The administration has a genuine problem of deciding how much authority it can allow the U.N. to have in Iraqi affairs. The need to improve our reputation among the world’s nations argues for giving the U.N. a significant role in rebuilding Iraq, yet American wariness is not simply paranoia. In fact, the Oil for Food program was run badly, resulting in illicit gains for Saddam Hussein and for unscrupulous foreign “merchants.” We will be tempted to take responsibility for the “important” tasks ourselves (installing a government) and to leave the less glamorous tasks to the U.N. (food relief). We justifiably will be chastised for this. Perhaps a more ideal division of labor would be for us to manage everything, farming out some work to others, and to have the U.N. monitor everything. Responsibility for some tasks would be assigned to the U.N. As manager, we would oversee this work, but some other country should assume the external monitor role. The smart money is not on my plan.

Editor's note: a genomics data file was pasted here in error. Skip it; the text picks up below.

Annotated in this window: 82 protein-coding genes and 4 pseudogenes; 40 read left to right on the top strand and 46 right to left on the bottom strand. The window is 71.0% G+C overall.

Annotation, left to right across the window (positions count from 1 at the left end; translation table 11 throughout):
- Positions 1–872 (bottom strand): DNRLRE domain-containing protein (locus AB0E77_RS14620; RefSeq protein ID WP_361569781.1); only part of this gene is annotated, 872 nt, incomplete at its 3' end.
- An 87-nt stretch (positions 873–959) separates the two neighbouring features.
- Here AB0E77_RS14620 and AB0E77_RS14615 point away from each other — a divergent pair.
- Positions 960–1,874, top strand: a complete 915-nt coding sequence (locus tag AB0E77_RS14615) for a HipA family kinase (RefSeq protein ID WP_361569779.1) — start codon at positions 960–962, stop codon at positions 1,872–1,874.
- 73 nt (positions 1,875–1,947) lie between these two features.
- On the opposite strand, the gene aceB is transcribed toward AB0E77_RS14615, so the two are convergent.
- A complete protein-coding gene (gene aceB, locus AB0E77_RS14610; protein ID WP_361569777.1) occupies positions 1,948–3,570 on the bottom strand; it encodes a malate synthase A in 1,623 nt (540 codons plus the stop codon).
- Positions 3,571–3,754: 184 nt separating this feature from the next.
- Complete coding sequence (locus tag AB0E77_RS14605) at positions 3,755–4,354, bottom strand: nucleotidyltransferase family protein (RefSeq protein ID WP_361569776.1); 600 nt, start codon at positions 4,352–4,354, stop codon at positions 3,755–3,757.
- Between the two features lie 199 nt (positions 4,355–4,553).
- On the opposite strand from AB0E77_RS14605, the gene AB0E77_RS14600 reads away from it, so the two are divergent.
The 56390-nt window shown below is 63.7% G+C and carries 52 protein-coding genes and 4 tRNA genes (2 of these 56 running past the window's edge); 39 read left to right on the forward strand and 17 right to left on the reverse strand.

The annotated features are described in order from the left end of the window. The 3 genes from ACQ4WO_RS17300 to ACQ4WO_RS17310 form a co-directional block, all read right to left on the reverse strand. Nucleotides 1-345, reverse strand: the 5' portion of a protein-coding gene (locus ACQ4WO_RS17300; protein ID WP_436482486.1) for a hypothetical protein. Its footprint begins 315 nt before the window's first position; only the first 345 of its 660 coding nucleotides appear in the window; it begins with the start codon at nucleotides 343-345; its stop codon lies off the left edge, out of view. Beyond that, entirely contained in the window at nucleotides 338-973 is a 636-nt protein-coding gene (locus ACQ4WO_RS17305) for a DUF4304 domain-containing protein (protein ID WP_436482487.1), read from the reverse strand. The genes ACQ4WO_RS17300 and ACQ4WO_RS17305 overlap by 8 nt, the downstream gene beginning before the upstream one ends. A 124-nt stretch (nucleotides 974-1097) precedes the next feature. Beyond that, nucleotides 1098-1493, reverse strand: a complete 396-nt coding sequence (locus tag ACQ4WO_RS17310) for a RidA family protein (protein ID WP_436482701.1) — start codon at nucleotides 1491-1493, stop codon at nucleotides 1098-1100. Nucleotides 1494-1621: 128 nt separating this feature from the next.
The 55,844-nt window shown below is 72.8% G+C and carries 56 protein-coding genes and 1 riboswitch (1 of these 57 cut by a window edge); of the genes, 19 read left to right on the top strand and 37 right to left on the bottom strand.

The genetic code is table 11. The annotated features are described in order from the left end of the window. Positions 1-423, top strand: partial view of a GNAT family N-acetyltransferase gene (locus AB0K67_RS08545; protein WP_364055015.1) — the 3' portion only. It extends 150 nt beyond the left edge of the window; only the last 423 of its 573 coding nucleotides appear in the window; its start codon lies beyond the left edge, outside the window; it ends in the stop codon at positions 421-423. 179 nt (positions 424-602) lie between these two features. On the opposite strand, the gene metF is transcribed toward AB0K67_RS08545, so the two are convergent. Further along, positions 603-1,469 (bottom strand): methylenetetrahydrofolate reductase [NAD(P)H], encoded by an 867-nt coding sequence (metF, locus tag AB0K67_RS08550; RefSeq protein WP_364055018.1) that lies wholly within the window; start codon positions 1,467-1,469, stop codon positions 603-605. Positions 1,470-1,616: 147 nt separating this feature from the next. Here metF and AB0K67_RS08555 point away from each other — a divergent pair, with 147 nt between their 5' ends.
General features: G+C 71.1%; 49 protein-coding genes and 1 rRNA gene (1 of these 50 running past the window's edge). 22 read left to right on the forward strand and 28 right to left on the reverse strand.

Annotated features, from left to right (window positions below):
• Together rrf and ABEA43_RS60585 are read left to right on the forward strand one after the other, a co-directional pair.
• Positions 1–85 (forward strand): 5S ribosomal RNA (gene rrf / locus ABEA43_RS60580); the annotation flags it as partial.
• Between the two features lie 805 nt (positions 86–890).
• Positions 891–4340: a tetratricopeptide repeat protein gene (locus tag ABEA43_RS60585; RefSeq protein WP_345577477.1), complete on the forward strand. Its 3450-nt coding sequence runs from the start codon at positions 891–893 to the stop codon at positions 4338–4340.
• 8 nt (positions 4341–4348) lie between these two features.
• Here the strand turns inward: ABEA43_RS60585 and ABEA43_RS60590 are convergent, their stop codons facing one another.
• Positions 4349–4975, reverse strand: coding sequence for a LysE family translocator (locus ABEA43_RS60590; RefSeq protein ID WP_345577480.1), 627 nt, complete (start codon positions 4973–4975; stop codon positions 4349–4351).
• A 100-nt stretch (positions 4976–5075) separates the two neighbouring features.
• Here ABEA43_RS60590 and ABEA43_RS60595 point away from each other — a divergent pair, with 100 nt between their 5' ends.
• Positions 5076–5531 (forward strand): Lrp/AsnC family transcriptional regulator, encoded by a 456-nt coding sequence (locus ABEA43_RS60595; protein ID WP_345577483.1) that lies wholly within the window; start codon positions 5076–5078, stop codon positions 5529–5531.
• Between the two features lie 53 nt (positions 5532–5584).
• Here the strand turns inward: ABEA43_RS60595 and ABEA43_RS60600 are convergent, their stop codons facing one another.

In the short run, no truly democratic process in Iraq is going to produce the outcome we would prefer, namely a western-style liberal democracy. Our government is not acting as if it believes this, however, which is worrisome. For appearances’ sake, we are eager to get an indigenous government (or a quasi-indigenous one, if exiles are to be involved) up and running, so we can extract ourselves sooner, rather than later (by September 2004, say). This approach is not promising. Imposing a constitution, as MacArthur did on Japan (see “The Next Battle for Iraq”) might work, though Iraq is not the homogeneous nation that Japan was after World War II, and the lawgiver’s task is arguably more difficult. I recommend instead temporary military rule and a lot of education. For now, no program of education is in sight.